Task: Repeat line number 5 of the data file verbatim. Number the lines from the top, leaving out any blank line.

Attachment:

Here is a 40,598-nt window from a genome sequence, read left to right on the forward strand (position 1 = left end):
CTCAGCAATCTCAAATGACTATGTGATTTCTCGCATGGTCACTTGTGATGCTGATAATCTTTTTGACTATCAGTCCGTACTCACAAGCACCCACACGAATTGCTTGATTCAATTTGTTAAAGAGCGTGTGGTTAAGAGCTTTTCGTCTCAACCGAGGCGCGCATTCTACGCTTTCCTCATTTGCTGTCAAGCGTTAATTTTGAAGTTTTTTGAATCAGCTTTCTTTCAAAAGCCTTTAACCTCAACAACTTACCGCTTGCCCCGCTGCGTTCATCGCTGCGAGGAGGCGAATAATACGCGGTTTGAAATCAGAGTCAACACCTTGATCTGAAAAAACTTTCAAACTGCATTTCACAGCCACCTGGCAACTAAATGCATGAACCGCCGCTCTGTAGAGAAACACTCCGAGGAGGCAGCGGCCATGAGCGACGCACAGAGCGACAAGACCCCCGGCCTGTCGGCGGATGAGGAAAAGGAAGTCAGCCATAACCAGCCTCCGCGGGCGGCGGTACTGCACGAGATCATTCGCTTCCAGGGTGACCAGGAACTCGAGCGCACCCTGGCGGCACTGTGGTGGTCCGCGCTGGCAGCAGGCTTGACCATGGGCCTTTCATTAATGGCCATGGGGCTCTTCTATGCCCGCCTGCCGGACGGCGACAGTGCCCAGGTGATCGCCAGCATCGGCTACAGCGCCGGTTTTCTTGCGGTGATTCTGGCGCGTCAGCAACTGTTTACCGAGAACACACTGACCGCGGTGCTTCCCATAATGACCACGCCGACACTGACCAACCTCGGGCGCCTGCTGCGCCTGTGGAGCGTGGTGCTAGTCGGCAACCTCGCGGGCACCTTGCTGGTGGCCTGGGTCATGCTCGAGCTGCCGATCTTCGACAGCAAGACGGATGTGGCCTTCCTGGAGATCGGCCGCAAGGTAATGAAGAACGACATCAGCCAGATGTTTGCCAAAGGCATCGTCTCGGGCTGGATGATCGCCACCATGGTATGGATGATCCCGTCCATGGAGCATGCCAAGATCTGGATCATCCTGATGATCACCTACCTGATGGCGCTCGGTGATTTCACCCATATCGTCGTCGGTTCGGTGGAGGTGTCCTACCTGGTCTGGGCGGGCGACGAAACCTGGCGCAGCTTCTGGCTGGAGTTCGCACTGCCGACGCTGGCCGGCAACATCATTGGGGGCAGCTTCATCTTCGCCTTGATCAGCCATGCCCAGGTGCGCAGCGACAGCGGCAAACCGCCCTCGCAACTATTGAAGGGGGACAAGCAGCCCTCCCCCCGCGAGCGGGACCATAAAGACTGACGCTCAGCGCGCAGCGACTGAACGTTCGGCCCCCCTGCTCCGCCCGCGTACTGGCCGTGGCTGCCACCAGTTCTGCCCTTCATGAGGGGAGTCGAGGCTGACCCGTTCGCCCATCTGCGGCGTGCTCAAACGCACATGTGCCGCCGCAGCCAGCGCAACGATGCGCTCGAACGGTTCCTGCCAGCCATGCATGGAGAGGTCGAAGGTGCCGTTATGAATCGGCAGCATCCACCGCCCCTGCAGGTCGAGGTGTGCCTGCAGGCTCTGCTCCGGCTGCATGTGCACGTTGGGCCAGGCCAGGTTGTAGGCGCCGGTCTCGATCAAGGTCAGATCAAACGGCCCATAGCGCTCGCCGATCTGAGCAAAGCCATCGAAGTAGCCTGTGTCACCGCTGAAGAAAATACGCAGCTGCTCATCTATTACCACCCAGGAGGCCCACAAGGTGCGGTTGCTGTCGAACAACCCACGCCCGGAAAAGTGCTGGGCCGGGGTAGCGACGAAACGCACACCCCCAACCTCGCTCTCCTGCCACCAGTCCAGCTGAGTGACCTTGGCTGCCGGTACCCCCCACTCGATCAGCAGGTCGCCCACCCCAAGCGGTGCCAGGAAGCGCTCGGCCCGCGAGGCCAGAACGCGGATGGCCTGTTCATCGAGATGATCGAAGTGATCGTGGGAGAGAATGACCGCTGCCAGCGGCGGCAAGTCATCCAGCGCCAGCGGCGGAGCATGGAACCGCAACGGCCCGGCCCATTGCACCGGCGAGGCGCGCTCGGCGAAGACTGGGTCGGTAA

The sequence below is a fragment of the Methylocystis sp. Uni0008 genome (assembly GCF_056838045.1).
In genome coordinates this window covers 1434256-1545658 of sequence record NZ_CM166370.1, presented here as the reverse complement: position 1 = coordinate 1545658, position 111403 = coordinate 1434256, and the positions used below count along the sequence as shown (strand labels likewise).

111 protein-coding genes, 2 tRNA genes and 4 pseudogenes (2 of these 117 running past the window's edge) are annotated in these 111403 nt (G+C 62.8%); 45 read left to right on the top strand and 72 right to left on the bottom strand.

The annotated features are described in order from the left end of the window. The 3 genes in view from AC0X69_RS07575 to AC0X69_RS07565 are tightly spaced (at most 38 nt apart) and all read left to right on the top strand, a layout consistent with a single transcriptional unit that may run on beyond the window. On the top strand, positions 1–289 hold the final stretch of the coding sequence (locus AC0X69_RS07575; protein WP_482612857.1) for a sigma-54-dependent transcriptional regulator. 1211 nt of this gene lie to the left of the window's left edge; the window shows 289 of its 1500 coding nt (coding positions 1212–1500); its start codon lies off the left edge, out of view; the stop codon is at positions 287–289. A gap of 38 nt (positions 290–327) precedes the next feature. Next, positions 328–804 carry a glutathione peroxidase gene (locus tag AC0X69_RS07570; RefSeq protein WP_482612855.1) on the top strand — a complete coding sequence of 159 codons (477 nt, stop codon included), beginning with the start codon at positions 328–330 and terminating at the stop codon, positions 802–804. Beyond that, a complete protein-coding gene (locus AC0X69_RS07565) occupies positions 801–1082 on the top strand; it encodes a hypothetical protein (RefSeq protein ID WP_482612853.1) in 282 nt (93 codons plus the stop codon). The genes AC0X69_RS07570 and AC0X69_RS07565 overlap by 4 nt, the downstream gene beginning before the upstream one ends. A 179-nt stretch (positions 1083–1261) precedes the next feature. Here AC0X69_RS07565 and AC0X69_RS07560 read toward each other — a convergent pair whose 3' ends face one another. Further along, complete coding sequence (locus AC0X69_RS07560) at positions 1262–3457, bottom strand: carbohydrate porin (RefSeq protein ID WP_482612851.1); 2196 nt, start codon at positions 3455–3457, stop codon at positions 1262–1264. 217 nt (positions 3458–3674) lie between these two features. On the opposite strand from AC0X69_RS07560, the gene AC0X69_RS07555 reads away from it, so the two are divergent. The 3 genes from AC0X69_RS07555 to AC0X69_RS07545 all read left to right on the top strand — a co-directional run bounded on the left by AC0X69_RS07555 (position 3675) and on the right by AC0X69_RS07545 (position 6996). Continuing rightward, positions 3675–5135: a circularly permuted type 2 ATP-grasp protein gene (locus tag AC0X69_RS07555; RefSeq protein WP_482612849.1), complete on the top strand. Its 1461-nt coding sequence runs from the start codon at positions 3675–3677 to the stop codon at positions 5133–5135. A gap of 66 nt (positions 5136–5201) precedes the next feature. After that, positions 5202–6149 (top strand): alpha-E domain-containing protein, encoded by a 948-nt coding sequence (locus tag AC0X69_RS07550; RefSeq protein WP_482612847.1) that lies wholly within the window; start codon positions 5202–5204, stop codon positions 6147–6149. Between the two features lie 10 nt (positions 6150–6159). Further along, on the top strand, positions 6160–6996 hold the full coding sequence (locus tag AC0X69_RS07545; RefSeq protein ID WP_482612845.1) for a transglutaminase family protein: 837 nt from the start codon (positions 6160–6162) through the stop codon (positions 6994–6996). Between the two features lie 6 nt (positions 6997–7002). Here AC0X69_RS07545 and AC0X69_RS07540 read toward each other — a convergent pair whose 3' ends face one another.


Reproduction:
111 protein-coding genes, 2 tRNA genes and 4 pseudogenes (2 of these 117 running past the window's edge) are annotated in these 111403 nt (G+C 62.8%); 45 read left to right on the top strand and 72 right to left on the bottom strand.